NeoClassicism and Romanticism 1740-1850
These two styles of painting
were considered enemies. One wanted to portray the absolute truth
of life and the other wanted to depict reality through images of the wild and raw emotions that
prevailed after the Revolution. A vast gulf existed between them and the debate was often long
and bitter, but in the end Romanticism emerged as the dominant style of this period.
born out of a rejection of the Rocco and late Baroque styles in the middle of
the 18th century. These artists wanted a style that could convey serious moral ideas such as
justice, honor, and patriotism. The movement was a profoundly educational one, for its devotees
believed that the fine arts could and should spread knowledge and enlightenment.
in the same era but its approach had to do with the modern rather than the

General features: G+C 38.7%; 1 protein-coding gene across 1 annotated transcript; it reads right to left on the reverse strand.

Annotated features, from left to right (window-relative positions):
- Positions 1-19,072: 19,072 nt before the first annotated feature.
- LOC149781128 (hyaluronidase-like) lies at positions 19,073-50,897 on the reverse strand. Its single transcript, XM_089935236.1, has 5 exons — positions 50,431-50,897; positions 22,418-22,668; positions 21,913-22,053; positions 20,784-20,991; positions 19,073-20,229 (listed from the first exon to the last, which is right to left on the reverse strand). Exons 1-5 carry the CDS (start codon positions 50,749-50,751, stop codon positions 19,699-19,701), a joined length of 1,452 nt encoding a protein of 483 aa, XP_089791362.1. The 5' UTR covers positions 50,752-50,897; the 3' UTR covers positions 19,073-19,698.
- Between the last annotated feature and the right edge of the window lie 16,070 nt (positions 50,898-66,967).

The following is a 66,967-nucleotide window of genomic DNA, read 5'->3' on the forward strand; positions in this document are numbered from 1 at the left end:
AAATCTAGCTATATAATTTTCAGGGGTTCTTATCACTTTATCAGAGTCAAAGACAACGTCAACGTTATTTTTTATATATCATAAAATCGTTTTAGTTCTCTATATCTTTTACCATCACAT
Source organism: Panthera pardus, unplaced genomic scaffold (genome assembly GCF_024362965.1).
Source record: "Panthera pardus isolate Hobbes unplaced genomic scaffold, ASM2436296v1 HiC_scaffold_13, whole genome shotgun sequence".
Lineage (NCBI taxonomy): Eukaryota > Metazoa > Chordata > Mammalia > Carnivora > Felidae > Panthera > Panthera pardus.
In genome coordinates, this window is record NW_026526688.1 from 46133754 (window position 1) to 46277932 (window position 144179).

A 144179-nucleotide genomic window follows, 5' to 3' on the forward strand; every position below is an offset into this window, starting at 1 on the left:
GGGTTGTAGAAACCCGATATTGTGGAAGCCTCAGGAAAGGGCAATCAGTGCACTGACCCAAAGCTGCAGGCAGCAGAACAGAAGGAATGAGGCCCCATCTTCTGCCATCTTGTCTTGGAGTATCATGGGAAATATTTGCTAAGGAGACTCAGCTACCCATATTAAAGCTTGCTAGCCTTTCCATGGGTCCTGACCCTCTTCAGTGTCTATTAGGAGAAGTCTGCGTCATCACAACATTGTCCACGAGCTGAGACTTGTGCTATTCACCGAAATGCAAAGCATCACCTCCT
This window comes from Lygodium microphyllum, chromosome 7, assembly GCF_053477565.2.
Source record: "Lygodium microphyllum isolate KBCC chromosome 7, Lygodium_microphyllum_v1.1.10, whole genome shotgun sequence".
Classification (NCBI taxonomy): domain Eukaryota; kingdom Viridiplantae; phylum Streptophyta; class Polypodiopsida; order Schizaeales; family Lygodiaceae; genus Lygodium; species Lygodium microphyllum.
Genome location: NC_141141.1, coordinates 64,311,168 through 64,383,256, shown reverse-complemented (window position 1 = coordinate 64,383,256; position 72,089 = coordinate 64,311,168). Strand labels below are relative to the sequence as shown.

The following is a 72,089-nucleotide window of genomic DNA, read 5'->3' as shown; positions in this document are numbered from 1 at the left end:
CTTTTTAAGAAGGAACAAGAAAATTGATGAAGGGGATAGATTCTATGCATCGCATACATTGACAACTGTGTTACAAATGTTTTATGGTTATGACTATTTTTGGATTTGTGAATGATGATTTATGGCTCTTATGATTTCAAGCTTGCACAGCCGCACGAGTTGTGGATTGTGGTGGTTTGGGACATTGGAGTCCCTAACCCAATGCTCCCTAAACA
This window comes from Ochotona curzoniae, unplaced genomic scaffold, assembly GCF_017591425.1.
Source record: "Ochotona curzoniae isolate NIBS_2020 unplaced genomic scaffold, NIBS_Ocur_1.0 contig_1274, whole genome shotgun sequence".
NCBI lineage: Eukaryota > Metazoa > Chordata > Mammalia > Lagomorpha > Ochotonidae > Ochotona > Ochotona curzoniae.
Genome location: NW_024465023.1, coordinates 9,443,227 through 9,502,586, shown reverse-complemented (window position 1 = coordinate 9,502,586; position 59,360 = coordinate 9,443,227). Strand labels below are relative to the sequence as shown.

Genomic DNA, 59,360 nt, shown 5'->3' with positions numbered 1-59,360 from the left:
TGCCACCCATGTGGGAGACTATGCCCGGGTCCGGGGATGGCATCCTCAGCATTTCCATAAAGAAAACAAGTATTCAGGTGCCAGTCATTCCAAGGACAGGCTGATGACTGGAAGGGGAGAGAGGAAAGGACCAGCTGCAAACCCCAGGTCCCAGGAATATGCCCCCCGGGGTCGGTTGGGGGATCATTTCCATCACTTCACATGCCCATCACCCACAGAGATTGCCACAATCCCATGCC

antique. It was about wildness and expression rather than control. Romantic artists had no fixed
laws relating to beauty and properties of subject matter. Instead, Romanticism was a creative
outlook, a way of life.
|Neoclassicism: keyword:REASON||Romanticism: keyword: PASSION|
|Nature is defined as human nature||Nature is defined as natural environment (woods, mountains, etc)|
|Society more important than individual||Individual more important than society|
|Rules and order||Freedom|
|Mechanical form (imposed from outside)||Organic form (growing from inside)|
|Attempted objectivity||Accepted subjectivity|
|Town or cultivated landscape||Country, preferably untouched nature|
|Cultivated, formal, social||the primitive becomes focus|
|Jacques-Louis David: Paris & Helen, 1788||Antonio Canova: Cupid & Psyche, 1793||JMW Turner, The Slave Ship, 1840||Antoine Wiertz, The Reader of Novels, 1853|